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China home price

Xian tops list of cities with biggest home price increases globally

  • 20 per cent price jump in year up to September after influx of 800,000 new residents, according to Knight Frank study
  • Hong Kong ranks seventh with an increase of 15.8 per cent in the same period
PUBLISHED : Friday, 21 December, 2018, 5:31pm
UPDATED : Friday, 21 December, 2018, 11:02pm

The northwestern city of Xian, home to China’s Terracotta Army and a population of nine million, reported the biggest increase in home prices globally in the year leading up to September, 2018, according to property consultancy Knight Frank.

The city, which did not feature in the Knight Frank Global Residential Cities Index last year, recorded a 20 per cent increase in residential property prices.

Xian’s property challenges speak to the problems of China’s second-tier cities

According to a report released by Knight Frank, “In March 2017, Xian’s local government eased residency requirements, which led to the arrival of over 800,000 new residents, strengthening demand and hence prices.”

The average transactional price in Xian jumped from 8,870 yuan (US$1,286) per square metre in June, 2017 to 12,721 yuan a year later, according to consultancy China Real Estate Information Corp (Cric). It has, however, stayed basically flat after that, at 12,737 yuan in November.

“The rapid price advance in the first half will not recur next year, but the market is still in an up cycle and the price is expected to pick up gradually due to robust demand,” said Zhu Yu, general manager of Cric’s Xian office.

A slowdown in prices would also be in line with the rest of China, thanks to a succession of restrictions and a high comparison base.

The country, as a whole, is widely expected to enter a downward cycle, with homes prices falling from a high base in 2018 because of continuous property curbs and bearish buying sentiment. Ratings agency Standard &Poor’s, for instance, expects China’s residential property prices have peaked and could fall by up to 5 per cent in 2019.

The rapid price advance in the first half will not recur next year
Zhu Yu, general manager, Cric’s Xian office

A cooling market in China’s biggest cities has preceded this anticipated national slowdown, as these cities are subject to much tighter policies than the country’s vast number of smaller cities. The average home prices in China’s tier 1 cities rose by just 1.5 per cent from a year earlier in November, compared with 29 per cent two years ago.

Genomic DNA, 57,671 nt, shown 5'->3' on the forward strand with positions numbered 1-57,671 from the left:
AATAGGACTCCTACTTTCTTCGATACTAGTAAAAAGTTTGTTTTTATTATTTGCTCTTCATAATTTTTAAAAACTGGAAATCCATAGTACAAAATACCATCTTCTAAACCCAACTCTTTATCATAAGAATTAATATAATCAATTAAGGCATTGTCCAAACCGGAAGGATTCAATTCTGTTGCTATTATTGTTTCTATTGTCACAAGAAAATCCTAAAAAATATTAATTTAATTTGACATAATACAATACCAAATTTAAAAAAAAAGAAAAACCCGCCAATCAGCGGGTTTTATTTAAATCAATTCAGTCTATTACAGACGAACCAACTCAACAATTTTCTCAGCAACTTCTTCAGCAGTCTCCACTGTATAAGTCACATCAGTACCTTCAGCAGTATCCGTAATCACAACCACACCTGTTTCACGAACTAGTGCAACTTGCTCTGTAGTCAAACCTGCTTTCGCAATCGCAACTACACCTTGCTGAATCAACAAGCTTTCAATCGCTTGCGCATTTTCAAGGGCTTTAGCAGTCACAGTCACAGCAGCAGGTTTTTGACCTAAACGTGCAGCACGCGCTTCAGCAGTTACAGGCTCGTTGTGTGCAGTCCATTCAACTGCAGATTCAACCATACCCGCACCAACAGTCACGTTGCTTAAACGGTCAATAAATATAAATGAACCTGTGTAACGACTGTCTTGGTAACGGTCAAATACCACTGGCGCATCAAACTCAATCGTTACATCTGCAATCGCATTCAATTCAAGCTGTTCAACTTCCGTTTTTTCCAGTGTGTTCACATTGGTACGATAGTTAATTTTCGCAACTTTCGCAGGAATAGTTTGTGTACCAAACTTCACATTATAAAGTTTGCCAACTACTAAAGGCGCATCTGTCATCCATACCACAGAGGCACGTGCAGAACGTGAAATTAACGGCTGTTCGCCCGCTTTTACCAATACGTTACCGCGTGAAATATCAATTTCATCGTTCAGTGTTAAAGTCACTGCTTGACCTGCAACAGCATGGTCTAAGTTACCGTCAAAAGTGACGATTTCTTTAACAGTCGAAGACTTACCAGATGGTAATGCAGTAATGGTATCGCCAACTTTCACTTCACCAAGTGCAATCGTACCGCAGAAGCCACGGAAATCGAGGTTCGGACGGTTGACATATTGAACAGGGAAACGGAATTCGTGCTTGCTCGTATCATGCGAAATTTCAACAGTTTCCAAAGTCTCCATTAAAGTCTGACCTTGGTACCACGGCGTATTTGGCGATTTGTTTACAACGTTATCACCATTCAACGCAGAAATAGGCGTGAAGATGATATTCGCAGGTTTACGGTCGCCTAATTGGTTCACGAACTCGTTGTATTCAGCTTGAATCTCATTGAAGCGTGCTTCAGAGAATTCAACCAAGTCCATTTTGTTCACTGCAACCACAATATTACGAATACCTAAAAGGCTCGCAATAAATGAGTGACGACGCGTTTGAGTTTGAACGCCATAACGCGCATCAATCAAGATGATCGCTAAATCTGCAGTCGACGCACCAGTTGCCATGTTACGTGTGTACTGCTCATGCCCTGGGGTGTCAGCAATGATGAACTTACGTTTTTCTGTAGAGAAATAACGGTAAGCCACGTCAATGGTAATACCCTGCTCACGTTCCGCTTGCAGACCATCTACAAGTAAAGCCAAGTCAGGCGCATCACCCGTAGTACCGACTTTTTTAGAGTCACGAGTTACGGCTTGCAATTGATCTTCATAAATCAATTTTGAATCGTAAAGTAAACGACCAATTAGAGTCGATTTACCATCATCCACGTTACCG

Xian is an outlier because of its particularly loose residency policy, which has contributed to a large population inflow. Chongqing, a city in western China with similar patterns of economic development, led all mainland China cities with an annual price growth of 12 per cent in the 2017 Knight Frank index. The growth in annual price increases reported by the city narrowed to 10 per cent in the period up to September 2018.

Moody’s sees Hong Kong home prices tumbling … half of Hongkongers agree

The southern commercial hub of Guangzhou reported a retreat in annual price growth, from 9.4 to 4.3 per cent, this year.

In the top 10 cities with the fastest growth in home prices, Xian was joined by five other Asian cities, including Hong Kong.

The special administrative region, the least affordable city in the world, reported an increase of 15.8 per cent in home prices in the same period. It ranked seventh; last year, it ranked sixth.

But Hong Kong too recorded a turning point in July, with average home prices falling by 3.7 per cent between July and October, according to the city’s Rating and Valuation Department. Homebuyers became more – and remain – cautious amid rising mortgage rates, a slump in the stock market and uncertainty caused by the US-China trade war.

Xian in grip of housing boom after aggressive growth plan brings in new residents

Most brokers and banks expect residential prices in the city to fall next year, by between 7 per cent and 15 per cent.

Cities in the Asia-Pacific region have seen home price growth rates beat all other regions globally, with 6.2 per cent in annual growth on average, up from 3.3 per cent a year ago. All other regions reported a slower price gains, except for Latin America, Russia and Eurasia, according to the index.

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